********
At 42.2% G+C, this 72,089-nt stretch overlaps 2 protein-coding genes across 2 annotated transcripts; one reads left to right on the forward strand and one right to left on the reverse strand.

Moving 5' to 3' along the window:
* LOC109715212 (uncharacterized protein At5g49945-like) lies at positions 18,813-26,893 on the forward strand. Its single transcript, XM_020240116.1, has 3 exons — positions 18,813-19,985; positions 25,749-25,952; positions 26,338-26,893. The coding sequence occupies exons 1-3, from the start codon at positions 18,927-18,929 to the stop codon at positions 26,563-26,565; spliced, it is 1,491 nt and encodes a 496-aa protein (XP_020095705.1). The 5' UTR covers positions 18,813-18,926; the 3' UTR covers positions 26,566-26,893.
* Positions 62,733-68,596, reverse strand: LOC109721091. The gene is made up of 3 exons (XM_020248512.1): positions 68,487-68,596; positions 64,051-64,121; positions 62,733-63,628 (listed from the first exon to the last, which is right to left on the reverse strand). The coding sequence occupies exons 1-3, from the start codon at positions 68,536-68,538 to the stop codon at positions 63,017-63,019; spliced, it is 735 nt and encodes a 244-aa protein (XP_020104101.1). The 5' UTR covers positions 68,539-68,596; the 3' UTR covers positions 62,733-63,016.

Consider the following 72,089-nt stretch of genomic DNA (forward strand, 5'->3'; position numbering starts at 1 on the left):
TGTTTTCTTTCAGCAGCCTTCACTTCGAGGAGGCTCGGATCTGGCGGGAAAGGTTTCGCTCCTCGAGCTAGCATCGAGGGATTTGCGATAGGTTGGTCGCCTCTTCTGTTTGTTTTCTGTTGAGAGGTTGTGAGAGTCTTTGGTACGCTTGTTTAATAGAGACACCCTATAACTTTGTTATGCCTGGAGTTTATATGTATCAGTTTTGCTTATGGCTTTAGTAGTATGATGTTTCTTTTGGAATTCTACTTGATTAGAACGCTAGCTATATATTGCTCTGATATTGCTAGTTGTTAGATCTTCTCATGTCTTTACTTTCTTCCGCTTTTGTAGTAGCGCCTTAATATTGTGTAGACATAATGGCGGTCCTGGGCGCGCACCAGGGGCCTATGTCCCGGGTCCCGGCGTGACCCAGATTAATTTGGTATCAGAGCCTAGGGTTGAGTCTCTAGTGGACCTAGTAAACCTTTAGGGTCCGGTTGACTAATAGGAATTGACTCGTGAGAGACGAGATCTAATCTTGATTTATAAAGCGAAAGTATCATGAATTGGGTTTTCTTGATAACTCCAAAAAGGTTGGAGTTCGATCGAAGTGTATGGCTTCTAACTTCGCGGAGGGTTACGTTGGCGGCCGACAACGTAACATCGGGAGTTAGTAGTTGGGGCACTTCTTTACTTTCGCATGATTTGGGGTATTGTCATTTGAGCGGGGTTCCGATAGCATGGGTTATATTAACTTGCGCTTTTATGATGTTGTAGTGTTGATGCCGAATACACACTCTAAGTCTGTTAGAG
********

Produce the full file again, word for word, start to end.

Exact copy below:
At 42.2% G+C, this 72,089-nt stretch overlaps 2 protein-coding genes across 2 annotated transcripts; one reads left to right on the forward strand and one right to left on the reverse strand.

Moving 5' to 3' along the window:
* LOC109715212 (uncharacterized protein At5g49945-like) lies at positions 18,813-26,893 on the forward strand. Its single transcript, XM_020240116.1, has 3 exons — positions 18,813-19,985; positions 25,749-25,952; positions 26,338-26,893. The coding sequence occupies exons 1-3, from the start codon at positions 18,927-18,929 to the stop codon at positions 26,563-26,565; spliced, it is 1,491 nt and encodes a 496-aa protein (XP_020095705.1). The 5' UTR covers positions 18,813-18,926; the 3' UTR covers positions 26,566-26,893.
* Positions 62,733-68,596, reverse strand: LOC109721091. The gene is made up of 3 exons (XM_020248512.1): positions 68,487-68,596; positions 64,051-64,121; positions 62,733-63,628 (listed from the first exon to the last, which is right to left on the reverse strand). The coding sequence occupies exons 1-3, from the start codon at positions 68,536-68,538 to the stop codon at positions 63,017-63,019; spliced, it is 735 nt and encodes a 244-aa protein (XP_020104101.1). The 5' UTR covers positions 68,539-68,596; the 3' UTR covers positions 62,733-63,016.

Consider the following 72,089-nt stretch of genomic DNA (forward strand, 5'->3'; position numbering starts at 1 on the left):
TGTTTTCTTTCAGCAGCCTTCACTTCGAGGAGGCTCGGATCTGGCGGGAAAGGTTTCGCTCCTCGAGCTAGCATCGAGGGATTTGCGATAGGTTGGTCGCCTCTTCTGTTTGTTTTCTGTTGAGAGGTTGTGAGAGTCTTTGGTACGCTTGTTTAATAGAGACACCCTATAACTTTGTTATGCCTGGAGTTTATATGTATCAGTTTTGCTTATGGCTTTAGTAGTATGATGTTTCTTTTGGAATTCTACTTGATTAGAACGCTAGCTATATATTGCTCTGATATTGCTAGTTGTTAGATCTTCTCATGTCTTTACTTTCTTCCGCTTTTGTAGTAGCGCCTTAATATTGTGTAGACATAATGGCGGTCCTGGGCGCGCACCAGGGGCCTATGTCCCGGGTCCCGGCGTGACCCAGATTAATTTGGTATCAGAGCCTAGGGTTGAGTCTCTAGTGGACCTAGTAAACCTTTAGGGTCCGGTTGACTAATAGGAATTGACTCGTGAGAGACGAGATCTAATCTTGATTTATAAAGCGAAAGTATCATGAATTGGGTTTTCTTGATAACTCCAAAAAGGTTGGAGTTCGATCGAAGTGTATGGCTTCTAACTTCGCGGAGGGTTACGTTGGCGGCCGACAACGTAACATCGGGAGTTAGTAGTTGGGGCACTTCTTTACTTTCGCATGATTTGGGGTATTGTCATTTGAGCGGGGTTCCGATAGCATGGGTTATATTAACTTGCGCTTTTATGATGTTGTAGTGTTGATGCCGAATACACACTCTAAGTCTGTTAGAG